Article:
Guilty: First Scots Islamic Terrorist Facing 15 Years

A young Muslim was last night facing up to 15 years in jail after his conviction as Scotland’s first home-grown Islamic terrorist.

Mohammed Siddique, 21, from Alva, Clackmannanshire, was found guilty at the High Court in Glasgow of being a “wannabe suicide bomber” who provided training material useful to terrorists via websites he set up and ran. He had accessed password-protected websites used only by the most senior of players in al Qaeda’s online operation.

Security sources claimed yesterday the former computing student was also involved in plans to detonate a truck bomb in a shopping mall in Canada and had been held at Glasgow Airport to prevent him from linking up with a Canadian terror cell.

However, police attempted to forestall any backlash against Scotland’s Muslims, insisting Siddique’s conviction was for individual criminal acts and did not reflect on the wider community.

Assistant chief constable Maureen Brown of Central Scotland Police, who was in charge of Operation Niche, which led to Siddique’s arrest 18 months ago, said the case showed terrorism was no longer a threat Scotland could ignore.

She said: “This case and other recent events have shown that terrorism is not just an issue for the major cities in England. The threat is with us now, it’s real and we should all take responsibility for helping to tackle it.”

Home Secretary Jacqui Smith said: “The successful conviction of the individual today in Glasgow is a reminder that the threat we face from terrorism is real and not isolated to any particular region.”

The court heard Siddique had distributed training documents, including bomb-making and weapons assembly, and al Qaeda propaganda video messages recorded by Osama bin Laden, urging attacks against British and US targets. They were described during his four-week trial as a “call to arms for Muslims”.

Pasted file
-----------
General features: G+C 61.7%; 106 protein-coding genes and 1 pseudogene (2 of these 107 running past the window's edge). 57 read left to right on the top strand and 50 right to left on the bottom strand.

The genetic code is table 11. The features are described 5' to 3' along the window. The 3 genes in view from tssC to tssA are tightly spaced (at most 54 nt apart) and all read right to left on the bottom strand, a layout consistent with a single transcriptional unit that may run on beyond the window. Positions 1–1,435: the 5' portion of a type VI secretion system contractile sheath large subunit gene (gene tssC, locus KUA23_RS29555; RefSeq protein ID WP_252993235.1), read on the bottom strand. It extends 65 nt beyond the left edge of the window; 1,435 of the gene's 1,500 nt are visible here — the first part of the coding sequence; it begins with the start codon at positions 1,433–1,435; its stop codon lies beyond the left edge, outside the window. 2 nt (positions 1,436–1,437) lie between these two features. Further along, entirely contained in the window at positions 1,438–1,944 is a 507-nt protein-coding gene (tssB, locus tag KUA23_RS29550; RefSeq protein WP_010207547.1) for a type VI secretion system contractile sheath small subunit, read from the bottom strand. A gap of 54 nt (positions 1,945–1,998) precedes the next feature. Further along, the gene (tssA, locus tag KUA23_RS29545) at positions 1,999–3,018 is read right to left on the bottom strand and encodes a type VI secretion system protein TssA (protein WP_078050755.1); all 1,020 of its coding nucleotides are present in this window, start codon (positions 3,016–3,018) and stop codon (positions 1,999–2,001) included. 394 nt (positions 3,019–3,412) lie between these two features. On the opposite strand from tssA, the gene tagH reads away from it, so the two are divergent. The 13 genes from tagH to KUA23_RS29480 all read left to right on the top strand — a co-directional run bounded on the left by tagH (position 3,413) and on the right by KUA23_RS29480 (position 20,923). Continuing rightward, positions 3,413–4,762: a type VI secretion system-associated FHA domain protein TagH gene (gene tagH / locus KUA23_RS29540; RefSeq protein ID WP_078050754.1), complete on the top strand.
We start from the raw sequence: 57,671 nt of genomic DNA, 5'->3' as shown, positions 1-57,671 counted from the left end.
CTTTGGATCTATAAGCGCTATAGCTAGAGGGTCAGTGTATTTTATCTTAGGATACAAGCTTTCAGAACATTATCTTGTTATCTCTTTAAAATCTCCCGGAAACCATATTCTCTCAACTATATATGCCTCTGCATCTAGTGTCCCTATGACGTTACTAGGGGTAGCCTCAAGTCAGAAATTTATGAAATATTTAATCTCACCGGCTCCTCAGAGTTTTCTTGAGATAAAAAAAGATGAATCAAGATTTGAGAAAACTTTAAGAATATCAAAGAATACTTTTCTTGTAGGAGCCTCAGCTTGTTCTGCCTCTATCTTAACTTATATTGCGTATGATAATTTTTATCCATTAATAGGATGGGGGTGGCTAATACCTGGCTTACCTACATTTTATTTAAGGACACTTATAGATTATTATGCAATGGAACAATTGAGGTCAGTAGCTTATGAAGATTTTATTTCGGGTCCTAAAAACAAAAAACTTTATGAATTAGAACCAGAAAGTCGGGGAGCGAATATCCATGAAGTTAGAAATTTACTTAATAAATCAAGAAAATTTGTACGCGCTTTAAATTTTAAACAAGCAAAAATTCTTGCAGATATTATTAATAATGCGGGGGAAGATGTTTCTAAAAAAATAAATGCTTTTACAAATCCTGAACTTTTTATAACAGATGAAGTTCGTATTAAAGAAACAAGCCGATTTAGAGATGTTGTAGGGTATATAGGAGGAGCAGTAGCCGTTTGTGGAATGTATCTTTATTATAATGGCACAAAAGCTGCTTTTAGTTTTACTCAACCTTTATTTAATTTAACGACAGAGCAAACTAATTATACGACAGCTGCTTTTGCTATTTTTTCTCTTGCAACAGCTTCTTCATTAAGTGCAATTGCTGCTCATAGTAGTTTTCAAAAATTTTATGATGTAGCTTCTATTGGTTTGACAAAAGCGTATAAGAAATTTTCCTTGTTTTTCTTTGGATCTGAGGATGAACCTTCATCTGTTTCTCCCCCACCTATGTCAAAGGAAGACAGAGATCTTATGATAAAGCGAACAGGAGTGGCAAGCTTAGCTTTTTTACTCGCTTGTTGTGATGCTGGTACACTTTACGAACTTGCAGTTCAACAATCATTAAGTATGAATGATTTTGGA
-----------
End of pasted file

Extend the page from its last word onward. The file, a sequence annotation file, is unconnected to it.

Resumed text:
Siddique had denied three charges under the Terrorism Act 2000 and one under the Terrorism Act 2006, claiming his hoard of jihadist material was collected for “research”. He was also found guilty of a breach of the peace for threatening to become a suicide bomber and showing fellow students at Glasgow Metropolitan College video clips showing people being beheaded.

Judge Lord Carloway said the court would take the offences “extremely seriously” and warned Siddique that he was considering an extended term when sentencing takes place on October 23 at the High Court in Edinburgh.

Siddique sat motionless and looked straight ahead as the guilty verdicts were returned. His family wept in the court.

Outside, Siddique’s solicitor, Aamer Anwar, said the verdict was a “tragedy for justice and freedom of speech” and that they were considering an appeal. He said: “Today Mohammed Atif Siddique was found guilty of doing what millions of young people do every day: looking for answers on the internet.”

Siddique was arrested at Glasgow Airport in April 2006. He had been under surveillance for several months. He was about to board a flight to Lahore in Pakistan. His tickets and laptop computer were seized.

The case did not include charges of belonging to a terrorist organisation or allegations that he was directly involved in a terrorist plot. However, security sources said yesterday he was stopped because of intelligence that he planned to travel via Pakistan to Canada and carry out a terrorist atrocity in Ontario.

The plan was discovered by police monitoring online exchanges with a terrorist suspect from England who cannot be named for legal reasons but is thought to have been a major recruiter of Islamic extremists in the UK.